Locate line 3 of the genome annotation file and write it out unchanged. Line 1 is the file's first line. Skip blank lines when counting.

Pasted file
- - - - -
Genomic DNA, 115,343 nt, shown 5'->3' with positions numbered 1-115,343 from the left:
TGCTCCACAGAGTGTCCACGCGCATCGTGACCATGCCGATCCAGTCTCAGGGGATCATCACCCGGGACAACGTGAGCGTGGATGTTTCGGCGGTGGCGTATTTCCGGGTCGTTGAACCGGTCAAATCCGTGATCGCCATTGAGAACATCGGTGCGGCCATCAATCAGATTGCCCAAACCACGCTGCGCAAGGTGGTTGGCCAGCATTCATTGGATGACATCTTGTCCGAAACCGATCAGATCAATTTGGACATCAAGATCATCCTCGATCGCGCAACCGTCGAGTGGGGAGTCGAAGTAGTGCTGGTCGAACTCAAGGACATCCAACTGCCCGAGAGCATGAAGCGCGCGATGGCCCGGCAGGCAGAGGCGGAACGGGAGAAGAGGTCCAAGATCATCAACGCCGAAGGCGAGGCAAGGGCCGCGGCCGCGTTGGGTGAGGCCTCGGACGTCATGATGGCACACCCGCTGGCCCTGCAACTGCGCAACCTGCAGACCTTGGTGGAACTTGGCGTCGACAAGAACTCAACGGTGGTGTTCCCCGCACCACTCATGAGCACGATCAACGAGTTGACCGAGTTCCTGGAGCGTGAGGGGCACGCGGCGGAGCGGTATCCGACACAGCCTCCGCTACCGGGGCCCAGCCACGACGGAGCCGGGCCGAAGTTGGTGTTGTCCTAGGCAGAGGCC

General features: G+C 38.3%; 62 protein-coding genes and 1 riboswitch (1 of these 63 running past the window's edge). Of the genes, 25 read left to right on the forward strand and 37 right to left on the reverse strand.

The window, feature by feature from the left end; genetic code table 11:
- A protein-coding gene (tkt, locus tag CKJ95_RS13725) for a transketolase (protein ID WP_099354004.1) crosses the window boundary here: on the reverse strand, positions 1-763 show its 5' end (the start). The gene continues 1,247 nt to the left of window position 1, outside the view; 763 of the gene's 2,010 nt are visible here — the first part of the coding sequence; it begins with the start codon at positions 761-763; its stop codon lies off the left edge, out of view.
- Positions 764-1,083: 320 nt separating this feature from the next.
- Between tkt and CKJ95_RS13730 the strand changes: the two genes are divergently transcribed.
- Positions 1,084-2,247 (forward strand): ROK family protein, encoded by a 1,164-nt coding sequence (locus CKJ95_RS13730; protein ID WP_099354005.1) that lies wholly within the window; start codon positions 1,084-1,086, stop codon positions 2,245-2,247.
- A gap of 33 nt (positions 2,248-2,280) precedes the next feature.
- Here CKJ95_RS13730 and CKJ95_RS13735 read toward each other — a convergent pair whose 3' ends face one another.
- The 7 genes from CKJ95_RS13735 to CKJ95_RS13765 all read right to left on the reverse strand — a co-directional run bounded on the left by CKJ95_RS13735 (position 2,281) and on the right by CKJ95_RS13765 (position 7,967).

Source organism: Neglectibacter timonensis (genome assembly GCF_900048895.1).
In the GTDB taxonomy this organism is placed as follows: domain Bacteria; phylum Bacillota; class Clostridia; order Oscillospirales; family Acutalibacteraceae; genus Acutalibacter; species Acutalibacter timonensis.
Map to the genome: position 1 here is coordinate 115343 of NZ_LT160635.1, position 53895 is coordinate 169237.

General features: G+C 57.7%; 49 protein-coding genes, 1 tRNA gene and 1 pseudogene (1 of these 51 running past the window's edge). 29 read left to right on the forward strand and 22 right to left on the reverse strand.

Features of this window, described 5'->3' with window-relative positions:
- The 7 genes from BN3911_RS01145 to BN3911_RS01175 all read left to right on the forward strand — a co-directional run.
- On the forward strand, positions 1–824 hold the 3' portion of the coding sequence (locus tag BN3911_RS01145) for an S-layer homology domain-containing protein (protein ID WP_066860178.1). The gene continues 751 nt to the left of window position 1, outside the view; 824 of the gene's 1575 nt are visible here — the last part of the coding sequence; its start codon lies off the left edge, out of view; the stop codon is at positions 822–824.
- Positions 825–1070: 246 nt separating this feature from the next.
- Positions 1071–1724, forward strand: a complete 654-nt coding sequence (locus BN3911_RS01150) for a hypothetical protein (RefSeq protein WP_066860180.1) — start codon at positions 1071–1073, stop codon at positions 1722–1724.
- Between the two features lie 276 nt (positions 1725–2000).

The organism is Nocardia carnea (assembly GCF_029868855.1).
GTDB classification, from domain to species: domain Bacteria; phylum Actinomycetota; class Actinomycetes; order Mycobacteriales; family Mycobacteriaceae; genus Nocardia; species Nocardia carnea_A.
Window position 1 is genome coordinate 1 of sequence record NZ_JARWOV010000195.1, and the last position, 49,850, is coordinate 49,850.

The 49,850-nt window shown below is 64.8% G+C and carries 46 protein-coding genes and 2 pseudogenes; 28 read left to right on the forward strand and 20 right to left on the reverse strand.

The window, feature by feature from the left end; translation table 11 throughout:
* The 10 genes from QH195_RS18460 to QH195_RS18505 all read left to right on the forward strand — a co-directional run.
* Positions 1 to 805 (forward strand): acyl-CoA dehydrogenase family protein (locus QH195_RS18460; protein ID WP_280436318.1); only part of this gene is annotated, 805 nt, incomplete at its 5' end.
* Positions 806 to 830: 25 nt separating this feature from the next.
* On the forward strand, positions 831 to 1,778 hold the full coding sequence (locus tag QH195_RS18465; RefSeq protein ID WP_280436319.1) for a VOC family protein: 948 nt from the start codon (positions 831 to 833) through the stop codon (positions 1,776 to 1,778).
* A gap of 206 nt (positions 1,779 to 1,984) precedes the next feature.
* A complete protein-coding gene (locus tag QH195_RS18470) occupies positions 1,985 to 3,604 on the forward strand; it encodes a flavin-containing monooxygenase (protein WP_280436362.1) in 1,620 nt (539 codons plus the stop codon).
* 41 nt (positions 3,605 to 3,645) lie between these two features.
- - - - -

General features: G+C 38.3%; 62 protein-coding genes and 1 riboswitch (1 of these 63 running past the window's edge). Of the genes, 25 read left to right on the forward strand and 37 right to left on the reverse strand.